johnlink ranks EX MACHINA (2015)

Been wanting to see this one pretty much since I heard about it. I love small-jump science fiction. The kind of stuff set in the near future where mankind has made a small (but believable) leap in technology. These films are usually smaller scale, just a few characters, and tightly made. Heard EX MACHINA was no exception, and was glad to finally get a chance to get at it.

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I watched EX MACHINA (2015) on 1.7.16. It was my first viewing of the film.

Caleb (Domhnall Gleeson) is a young coder who wins a prize to visit the owner of a major tech company in order to complete a mysterious task. The owner of the company is the young, reclusive, eccentric Nathan (Oscar Isaac). The task is to engage in a Turing Test with Nathan’s A.I. creation, Ava (Alicia Vikander).

What is odd about the situation (well, one of the odd components) is that a Turing Test – by definition – is supposed to be done with the questioner not knowing that the test subject is a computer. In this scenario, however, Nathan is confident that Ava can easily complete that portion of the exam. What he really wants to know is just how deeply Caleb will connect with Ava despite knowing she is a creation.

This movie plays out in a really satisfying way, even if the ending won’t be for everyone. The increasing relationship between Ava and Caleb is interesting to watch. We know she is a robotic, yet the movie manipulates our feelings. We are voters with Caleb and, even though Ava is not presented as a sexual being in the traditional sense, the movie takes a provocative look at what it takes for something (or someone) to be desirable.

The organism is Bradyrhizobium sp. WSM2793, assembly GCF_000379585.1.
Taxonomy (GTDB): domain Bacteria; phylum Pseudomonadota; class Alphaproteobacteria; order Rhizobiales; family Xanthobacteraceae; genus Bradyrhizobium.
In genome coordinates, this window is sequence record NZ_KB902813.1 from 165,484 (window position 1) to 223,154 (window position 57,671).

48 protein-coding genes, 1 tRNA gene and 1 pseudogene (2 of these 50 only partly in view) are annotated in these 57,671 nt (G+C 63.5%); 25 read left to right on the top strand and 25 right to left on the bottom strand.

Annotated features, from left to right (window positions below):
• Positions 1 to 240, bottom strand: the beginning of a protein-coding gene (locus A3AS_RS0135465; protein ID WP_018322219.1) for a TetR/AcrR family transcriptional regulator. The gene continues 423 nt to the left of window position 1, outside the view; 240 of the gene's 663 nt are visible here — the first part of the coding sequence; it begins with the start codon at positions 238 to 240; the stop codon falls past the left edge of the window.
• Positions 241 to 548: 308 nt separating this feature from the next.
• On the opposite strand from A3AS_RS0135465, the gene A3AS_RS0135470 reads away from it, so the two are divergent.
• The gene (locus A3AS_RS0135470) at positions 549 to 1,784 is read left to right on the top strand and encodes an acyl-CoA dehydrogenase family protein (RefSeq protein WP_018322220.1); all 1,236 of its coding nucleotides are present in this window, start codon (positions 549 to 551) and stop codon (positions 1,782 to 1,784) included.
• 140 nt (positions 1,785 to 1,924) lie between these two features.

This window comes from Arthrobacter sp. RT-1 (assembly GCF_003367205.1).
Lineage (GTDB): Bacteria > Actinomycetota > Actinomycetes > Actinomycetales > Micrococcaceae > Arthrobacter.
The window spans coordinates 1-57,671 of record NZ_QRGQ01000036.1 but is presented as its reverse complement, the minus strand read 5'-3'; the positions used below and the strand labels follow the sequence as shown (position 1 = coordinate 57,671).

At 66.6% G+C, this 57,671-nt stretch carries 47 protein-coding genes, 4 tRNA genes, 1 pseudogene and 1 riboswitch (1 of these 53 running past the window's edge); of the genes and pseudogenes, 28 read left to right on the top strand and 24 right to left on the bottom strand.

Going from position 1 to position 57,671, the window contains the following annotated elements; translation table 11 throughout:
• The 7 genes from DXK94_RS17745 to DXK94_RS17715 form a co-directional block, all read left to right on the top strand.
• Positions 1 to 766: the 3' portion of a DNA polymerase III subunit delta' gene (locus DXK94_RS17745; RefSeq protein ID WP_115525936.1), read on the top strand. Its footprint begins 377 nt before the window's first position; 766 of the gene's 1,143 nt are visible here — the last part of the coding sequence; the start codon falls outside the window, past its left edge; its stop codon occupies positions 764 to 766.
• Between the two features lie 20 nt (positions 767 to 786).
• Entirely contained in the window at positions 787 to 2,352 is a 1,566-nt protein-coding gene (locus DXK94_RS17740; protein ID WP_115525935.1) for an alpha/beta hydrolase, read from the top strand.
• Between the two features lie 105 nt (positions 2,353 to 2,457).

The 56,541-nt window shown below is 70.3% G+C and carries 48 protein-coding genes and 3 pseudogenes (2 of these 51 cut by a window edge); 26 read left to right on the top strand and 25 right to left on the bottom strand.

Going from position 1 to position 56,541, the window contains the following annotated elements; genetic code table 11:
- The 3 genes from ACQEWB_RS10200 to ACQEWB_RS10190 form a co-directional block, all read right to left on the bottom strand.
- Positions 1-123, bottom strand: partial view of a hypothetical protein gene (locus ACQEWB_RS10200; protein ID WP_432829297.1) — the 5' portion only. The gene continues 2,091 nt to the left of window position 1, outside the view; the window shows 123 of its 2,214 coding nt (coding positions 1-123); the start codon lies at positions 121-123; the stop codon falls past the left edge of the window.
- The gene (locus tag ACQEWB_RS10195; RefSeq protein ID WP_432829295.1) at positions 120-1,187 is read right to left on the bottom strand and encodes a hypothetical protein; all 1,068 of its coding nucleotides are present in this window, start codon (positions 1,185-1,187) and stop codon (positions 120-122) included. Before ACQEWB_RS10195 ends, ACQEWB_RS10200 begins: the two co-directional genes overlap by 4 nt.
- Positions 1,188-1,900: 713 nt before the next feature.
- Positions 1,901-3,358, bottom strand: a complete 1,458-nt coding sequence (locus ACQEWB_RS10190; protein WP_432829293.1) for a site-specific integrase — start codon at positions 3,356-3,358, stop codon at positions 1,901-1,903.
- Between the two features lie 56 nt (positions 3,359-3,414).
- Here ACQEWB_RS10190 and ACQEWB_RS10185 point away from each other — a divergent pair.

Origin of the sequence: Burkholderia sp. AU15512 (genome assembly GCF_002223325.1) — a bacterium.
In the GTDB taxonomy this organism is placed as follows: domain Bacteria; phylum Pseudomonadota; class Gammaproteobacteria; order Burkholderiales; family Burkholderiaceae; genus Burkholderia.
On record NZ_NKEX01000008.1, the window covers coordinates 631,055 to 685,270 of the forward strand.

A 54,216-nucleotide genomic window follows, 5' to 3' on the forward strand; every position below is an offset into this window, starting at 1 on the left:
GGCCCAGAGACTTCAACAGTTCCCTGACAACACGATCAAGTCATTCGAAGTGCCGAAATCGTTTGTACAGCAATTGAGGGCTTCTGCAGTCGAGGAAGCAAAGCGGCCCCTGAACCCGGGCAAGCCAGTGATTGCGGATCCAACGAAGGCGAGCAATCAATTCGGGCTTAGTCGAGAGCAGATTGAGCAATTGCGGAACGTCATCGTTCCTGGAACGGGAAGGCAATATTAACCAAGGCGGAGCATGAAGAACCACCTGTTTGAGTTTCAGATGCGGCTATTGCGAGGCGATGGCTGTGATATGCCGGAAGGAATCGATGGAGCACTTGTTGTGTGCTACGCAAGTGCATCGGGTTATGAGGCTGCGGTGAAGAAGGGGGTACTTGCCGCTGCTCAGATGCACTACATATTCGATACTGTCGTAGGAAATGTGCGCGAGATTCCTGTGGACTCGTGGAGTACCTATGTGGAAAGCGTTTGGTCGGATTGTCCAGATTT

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The visuals of EX MACHINA, directed by Alex Garland from his own script, are beautiful despite the claustrophobic nature of 90% of the movie taking place inside of Nathan’s house. The creation of the Ava character is magnificent not in the believable special effects and in the very real performance by Alicia Vikander. We can see that she is manipulative, but we also can see she is vulnerable. The movie does a wonderful job at walking a line wherein we know things are going to go poorly for Caleb at some point, but we aren’t sure whether it will come from Ava or Nathan. In that way, all of these actors do a solid job of telling a story which seems in danger of being overly predictable, but has enough surprises to keep us honest.

There is, for example, a pretty early test put to the audience in terms of who in the movie is real and who may be a robot themselves. The manner in which Garland allows this paranoia (or not) to play out is smart writing and smart filmmaking.

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The ending feels a little too easy for me. It’s now wholly satisfying, and it also seems to drive the theme of the movie in a pretty sharp direction. This is not to suggest that it is bad, or that it is wrong. It just didn’t hit me as hard as I think it was intended.

But, despite that small thing, EX MACHINA is a really solid film and a really entertaining piece of near-future science-fiction. Definitely recommended for anyone who enjoys this genre.

SCORES

FILM: 7; MOVIE: 8; ACTING: 8; WRITING: 7; BONUS: 1

Bonus point is for the character creation of Ava. Really beautiful example of special effects and acting coming together to tell a unified story.

7+8+8+7+1=31

FINAL SCORE: 7.75 out of 10

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~ by johnlink00 on January 8, 2016.

2 Responses to “johnlink ranks EX MACHINA (2015)”

  1. I really can’t think of a way they could have ended that film. i think it’s perfect

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